SAT, SAT Subject Tests, PSAT, ACT, TOEFL
*** Be sure to enter Francis Lewis High School’s CEEB code: 331926 when you register for SAT and/or ACT.
- It is the student’s responsibility to notify the College Board/ACT to release their scores to colleges.
- For CUNY, use UAPC (Code 2950) to cover all the CUNY colleges, rather than individual codes.
- Critical Reading - Reading Comprehension, Sentence Completions, Paragraph-Length Critical Reading
- Math - Number and Operations; Algebra and Functions; Geometry, Statistics, Probability, Data Analysis
- Writing – Multiple Choice Questions and Student-Written Essay
SAT Subject Tests (formerly SAT II) – tests in particular subject areas.
- English – Literature
- History and Social Studies – U.S. History; World History
- Mathematics – Level 1; Level 2
- Science – Biology; Chemistry; Physics
- Languages (some include Listening Test) – Chinese; French; German; Spanish; Hebrew; Italian; Latin; Japanese; Korean
** The best time to take an SAT Subject Test is as soon as you complete a course of study in that subject, so the material is still fresh in your mind.
Want a personalized SAT experience?
Get personalized practice recommendations for the skills you'll need for the new SAT and PSAT/NMSQT, plus six official practice exams from College Board.
Preliminary SAT/National Merit Scholarship Qualifying Test (for 10th and 11th Graders, given in the Fall)
The PSAT/NMSQT measures:
- Critical reading skills
- Math problem-solving skills
- Writing skills
- Receive feedback on your strengths and weaknesses on skills necessary for college study. You can then focus your preparation on those areas that could most benefit from additional study or practice.
- See how your performance on an admissions test might compare with that of others applying to college.
- Enter the competition for scholarships from NMSC (grade 11).
- Help prepare for the SAT. You can become familiar with the kinds of questions and the exact directions you will see on the SAT.
- Receive information from colleges when you check "yes" to Student Search Service.
Register for the ACT at actstudent.org
The ACT Test (American College Testing)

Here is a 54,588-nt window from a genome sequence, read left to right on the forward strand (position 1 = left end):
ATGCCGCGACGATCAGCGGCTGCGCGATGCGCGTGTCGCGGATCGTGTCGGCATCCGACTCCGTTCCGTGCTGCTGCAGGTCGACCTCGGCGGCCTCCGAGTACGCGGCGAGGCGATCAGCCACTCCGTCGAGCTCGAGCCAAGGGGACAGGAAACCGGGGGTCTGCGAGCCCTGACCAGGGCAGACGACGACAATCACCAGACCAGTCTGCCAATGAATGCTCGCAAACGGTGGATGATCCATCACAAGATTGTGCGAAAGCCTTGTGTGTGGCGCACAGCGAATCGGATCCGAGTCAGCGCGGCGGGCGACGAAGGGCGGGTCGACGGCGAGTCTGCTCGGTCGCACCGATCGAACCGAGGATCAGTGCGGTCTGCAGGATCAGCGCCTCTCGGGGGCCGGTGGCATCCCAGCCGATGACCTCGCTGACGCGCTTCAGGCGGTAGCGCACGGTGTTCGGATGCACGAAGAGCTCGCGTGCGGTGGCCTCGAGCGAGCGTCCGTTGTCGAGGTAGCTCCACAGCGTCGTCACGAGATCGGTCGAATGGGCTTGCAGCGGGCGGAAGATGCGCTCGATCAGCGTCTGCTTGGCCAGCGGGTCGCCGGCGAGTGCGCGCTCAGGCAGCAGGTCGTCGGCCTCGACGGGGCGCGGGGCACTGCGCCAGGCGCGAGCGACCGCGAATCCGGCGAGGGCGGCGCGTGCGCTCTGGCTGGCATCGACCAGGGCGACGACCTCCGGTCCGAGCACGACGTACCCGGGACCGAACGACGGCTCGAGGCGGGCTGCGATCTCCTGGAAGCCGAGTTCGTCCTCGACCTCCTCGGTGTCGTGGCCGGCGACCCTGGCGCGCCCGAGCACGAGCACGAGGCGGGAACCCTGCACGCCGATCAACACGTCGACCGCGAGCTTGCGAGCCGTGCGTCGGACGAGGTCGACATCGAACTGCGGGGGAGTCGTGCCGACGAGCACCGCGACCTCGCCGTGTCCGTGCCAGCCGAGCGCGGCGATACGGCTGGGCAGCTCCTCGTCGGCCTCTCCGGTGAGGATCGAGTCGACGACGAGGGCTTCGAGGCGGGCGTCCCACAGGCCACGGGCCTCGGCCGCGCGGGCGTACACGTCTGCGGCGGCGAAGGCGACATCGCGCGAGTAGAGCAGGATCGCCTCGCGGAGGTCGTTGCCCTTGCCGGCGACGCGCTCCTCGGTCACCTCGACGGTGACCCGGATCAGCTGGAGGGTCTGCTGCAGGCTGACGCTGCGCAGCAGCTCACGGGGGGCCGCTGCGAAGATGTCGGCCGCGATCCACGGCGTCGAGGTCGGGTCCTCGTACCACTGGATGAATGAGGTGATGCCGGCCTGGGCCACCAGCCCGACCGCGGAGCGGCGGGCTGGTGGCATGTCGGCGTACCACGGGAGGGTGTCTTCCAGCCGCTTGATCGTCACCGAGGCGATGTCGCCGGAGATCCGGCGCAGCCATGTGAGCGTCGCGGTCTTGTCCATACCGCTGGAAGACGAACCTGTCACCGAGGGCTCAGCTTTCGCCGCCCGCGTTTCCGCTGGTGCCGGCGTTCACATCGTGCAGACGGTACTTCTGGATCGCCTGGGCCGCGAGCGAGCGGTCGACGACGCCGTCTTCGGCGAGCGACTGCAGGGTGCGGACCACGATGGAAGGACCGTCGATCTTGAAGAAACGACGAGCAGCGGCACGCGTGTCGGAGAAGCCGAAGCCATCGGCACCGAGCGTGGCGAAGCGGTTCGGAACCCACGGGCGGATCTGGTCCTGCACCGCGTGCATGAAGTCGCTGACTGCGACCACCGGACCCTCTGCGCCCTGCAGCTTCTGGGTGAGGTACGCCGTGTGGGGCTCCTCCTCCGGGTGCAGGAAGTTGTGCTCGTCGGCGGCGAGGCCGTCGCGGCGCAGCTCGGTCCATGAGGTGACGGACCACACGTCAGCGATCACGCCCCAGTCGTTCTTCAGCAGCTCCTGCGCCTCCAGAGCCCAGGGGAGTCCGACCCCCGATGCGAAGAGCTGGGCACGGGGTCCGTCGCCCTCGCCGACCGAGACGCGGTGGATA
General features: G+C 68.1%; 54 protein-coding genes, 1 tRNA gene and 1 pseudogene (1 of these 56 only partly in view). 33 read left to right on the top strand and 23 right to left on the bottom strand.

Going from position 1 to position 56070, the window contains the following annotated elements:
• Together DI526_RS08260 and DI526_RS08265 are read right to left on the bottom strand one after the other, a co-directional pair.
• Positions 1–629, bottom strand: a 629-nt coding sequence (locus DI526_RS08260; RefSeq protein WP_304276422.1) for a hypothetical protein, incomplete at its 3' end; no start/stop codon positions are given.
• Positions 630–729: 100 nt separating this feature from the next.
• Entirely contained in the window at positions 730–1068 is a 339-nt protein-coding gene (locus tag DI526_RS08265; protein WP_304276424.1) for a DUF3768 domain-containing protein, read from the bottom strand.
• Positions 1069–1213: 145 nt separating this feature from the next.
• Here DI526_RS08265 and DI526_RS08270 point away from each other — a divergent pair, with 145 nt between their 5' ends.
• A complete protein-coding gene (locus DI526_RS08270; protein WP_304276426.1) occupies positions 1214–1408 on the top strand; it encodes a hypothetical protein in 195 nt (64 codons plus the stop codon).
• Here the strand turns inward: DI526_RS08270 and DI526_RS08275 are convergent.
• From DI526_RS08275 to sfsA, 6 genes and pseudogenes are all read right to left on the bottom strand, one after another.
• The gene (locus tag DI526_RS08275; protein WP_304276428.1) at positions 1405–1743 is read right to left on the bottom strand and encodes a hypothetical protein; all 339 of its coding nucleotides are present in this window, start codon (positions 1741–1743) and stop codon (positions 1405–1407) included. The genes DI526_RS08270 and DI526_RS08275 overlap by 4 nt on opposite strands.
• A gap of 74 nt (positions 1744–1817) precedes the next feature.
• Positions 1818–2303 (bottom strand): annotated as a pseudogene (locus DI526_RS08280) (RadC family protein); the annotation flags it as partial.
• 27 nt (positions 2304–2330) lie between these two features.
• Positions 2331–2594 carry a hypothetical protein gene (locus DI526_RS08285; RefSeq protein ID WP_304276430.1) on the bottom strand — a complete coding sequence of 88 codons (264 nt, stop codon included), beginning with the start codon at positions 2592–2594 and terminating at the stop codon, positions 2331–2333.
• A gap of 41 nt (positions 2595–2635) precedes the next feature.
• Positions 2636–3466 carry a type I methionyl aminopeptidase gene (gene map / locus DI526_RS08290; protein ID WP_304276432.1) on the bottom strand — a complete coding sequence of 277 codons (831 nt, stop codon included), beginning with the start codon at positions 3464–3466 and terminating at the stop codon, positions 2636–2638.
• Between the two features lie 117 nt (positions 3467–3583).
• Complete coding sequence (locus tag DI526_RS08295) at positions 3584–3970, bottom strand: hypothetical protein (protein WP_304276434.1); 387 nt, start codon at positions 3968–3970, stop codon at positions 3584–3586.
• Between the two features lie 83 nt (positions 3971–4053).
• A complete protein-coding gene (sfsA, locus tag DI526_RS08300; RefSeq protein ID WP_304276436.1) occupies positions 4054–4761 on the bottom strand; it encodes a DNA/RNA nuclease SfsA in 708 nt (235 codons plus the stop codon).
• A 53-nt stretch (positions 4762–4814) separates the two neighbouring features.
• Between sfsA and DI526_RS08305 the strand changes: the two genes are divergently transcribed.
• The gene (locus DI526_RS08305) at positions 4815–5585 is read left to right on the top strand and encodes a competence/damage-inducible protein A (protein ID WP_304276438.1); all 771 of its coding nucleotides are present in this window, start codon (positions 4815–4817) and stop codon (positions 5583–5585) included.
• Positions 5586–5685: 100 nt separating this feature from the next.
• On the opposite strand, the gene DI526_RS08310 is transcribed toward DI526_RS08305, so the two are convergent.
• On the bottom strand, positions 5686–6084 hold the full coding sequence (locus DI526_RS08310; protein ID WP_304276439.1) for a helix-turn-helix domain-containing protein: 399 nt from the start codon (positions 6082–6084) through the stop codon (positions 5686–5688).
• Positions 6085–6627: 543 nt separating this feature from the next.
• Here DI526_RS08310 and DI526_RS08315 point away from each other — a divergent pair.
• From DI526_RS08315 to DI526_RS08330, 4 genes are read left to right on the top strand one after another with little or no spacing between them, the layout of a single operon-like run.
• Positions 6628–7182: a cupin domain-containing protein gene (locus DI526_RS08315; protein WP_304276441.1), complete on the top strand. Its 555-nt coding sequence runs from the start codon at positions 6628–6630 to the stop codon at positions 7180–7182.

The ACT® test assesses high school students' general educational development and their ability to complete college-level work.
- The multiple-choice tests cover four skill areas: English, mathematics, reading, and science.
- The Writing Test, which is optional, measures skill in planning and writing a short essay. Some colleges require the Writing Test; others do not. Students should contact their prospective institutions directly concerning their specific admission requirements.
DIFFERENCES BETWEEN the SAT and ACT
(presented by The Princeton Review)
*** Many colleges and universities accept both, the SAT and ACT examinations, as requirements for admission to the schools. Some students prefer the SAT’s over the ACT’s, and vice versa. So we suggest that students look into and take both. Begin by taking SAT and ACT practice tests to get a feel for each exam. With “score choice” for both exams, students can send the scores that they are comfortable with to the schools that they are applying to. Colleges and Universities may have different policies about these exams and your scores, so please check with the specific schools that you are interested in.
*** How do ACT and SAT scores compare? ***
ACT and the College Board have completed a concordance study that is designed to examine the relationship between two scores on the ACT and SAT. These concordance tables do not equate scores, but rather provide a tool for finding comparable scores.
ACT-SAT Concordance Table
(presented by act.org)
Register for the TOEFL at toefl.org
The Test of English as a Foreign Language (TOEFL) program provides English proficiency testing for international students planning to pursue their studies in the United States. The TOEFL exam measures the ability of non-native speakers of English to use and understand North American English as it is used in college and university settings. Scores on the test are required by more than 6,000 two-and four-year colleges and universities, professional schools, and sponsoring institutions. The test is offered online throughout most regions of the world. In areas where access to computer-based testing is limited, a paper version of the test is administered. For more information about the TOEFL, please visit www.toefl.org.
CUNY (City University of New York) says for students educated outside the United States (either part or all of your secondary and/or post-secondary education in a country other than the United States):
The Test of English as a Foreign Language (TOEFL) is an examination required of applicants who are on temporary visas and whose native language is not English. Please request to have your official scores sent to our processing center, CUNY/UAPC. When registering for the exam, list our University code 2950, and your score will be applied to each CUNY college choice you list on your application. (click here for actual page)
Here’s a list of SUNY (State University of New York) Schools that accept TOEFL and the minimum scores that they are looking for.
Many schools will use a combination of TOEFL, SAT, and/or ACT scores to help determine your admission to the schools. Contact the Admissions Office of the specific college to learn more about their requirements. If you plan to apply to a special program in that school, you should also contact the particular department of that program to learn of any other special admission requirements.